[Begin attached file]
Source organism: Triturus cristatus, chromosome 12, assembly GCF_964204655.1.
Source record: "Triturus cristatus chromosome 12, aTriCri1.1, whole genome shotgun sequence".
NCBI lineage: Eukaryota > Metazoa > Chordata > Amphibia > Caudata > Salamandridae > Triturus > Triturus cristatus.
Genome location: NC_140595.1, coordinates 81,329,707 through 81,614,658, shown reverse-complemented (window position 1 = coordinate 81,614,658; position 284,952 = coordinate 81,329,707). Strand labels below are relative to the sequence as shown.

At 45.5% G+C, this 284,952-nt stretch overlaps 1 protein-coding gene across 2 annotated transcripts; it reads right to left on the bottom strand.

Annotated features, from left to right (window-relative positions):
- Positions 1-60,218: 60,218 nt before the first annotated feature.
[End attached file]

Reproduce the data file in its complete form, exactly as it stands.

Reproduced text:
Source organism: Triturus cristatus, chromosome 12, assembly GCF_964204655.1.
Source record: "Triturus cristatus chromosome 12, aTriCri1.1, whole genome shotgun sequence".
NCBI lineage: Eukaryota > Metazoa > Chordata > Amphibia > Caudata > Salamandridae > Triturus > Triturus cristatus.
Genome location: NC_140595.1, coordinates 81,329,707 through 81,614,658, shown reverse-complemented (window position 1 = coordinate 81,614,658; position 284,952 = coordinate 81,329,707). Strand labels below are relative to the sequence as shown.

At 45.5% G+C, this 284,952-nt stretch overlaps 1 protein-coding gene across 2 annotated transcripts; it reads right to left on the bottom strand.

Annotated features, from left to right (window-relative positions):
- Positions 1-60,218: 60,218 nt before the first annotated feature.